[JSR308] A simple proposal for recursive annotations

Joseph Kiniry kiniry at acm.org
Mon Jul 13 11:36:16 EDT 2009

On 25 Jun, 2009, at 20:08, Lex Spoon wrote:

> On Jun 24, 2009, at 10:08 PM, Gary T. Leavens wrote:
>> On Wed, 24 Jun 2009, Lex Spoon wrote:
>>> On Jun 17, 2009, at 5:01 PM, Joseph Kiniry wrote:
>>>> This is the approach that the JML community is now taking with  
>>>> JML6, using "JML Code Contracts."
>>>> James, you need to speak with either myself (as a partner in  
>>>> CHARTER), Gary (as JML head-cheese), or, better yet, Patrice or  
>>>> Robby (as co-leaders of the JML6 effort) so as to better  
>>>> understand what the next generation JML toolsuite, on which I  
>>>> plan on doing CHARTER tool development, will look like.
>>> To clarify, is the plan for JML 6 to move over to Java  
>>> annotations, or are you saying that the JML language will be even  
>>> more Java-like?  Is there any publicly available information on  
>>> that, or is it too early?
>> There is still some debate in the JML community as to the approriate
>> input syntax for JML, but my vote definitelly against using Java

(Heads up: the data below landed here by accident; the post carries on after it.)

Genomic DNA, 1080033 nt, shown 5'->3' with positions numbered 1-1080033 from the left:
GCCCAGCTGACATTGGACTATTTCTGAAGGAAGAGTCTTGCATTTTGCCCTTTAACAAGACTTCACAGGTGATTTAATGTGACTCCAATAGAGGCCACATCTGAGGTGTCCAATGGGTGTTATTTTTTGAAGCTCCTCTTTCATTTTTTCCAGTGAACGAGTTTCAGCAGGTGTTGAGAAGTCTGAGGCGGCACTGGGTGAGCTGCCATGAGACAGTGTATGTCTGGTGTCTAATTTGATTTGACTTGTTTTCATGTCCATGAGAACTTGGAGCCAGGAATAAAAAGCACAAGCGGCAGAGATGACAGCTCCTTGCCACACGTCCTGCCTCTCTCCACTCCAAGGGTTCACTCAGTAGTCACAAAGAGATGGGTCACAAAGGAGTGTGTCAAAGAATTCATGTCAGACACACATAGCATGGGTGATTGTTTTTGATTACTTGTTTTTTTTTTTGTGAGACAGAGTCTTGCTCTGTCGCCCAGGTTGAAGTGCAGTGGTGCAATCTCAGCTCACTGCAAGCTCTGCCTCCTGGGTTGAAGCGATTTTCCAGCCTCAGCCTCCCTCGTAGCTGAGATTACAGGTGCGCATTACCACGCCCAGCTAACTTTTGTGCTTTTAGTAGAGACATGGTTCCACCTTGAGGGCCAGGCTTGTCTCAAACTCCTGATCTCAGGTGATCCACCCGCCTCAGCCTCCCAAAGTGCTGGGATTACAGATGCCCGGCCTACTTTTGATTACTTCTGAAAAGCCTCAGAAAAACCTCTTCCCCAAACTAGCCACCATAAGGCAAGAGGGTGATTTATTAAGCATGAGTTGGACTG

>> annotations for all of JML syntax.  However, it is attractive for  
>> many
>> purposes, particularly modifiers (such as @Pure, @SpecPublic, etc.),
>> and I believe we will move to using that kind of syntax for such
>> limited purposes.  There are several things keeping us from using  
>> Java
>> annotations for all of JML's annotations, in particular:
>> - the need to encode arguments as strings,
>> - the need to pass along multiple similar annotations inside an  
>> array literal,
>> - the lack of statement annotations (for loop invariants, and variant
>>                                      functions for loops).
> I guess I am lost.  Joseph, what did you mean when you said "this is  
> the approach the JML community is now taking"?  It sounds like the  
> JML group is not using any form of extended Java annotations, and is  
> still having some constraint due to not having a good way to encode  
> expression-like content in the arguments to Java annotations.

I guess I am being too optimistic based upon our inaugural JML Spec-a- 
thon meeting in Tacoma that related to this topic.

Hopefully, this week at our Dagstuhl seminar we'll resolve these  
issues, as Gary, Patrice, Robby, and James are all here (among others).

Our whole day today focused on tool foundations, so there have been  
plenty of arguments about the pros and cons of using Java annotations,  
either in their current form or in a slightly extended form desired by  
our sub-community, for our new tool foundations.

We may come out of this meeting with some proposed patches to the JSR  
308 compiler.


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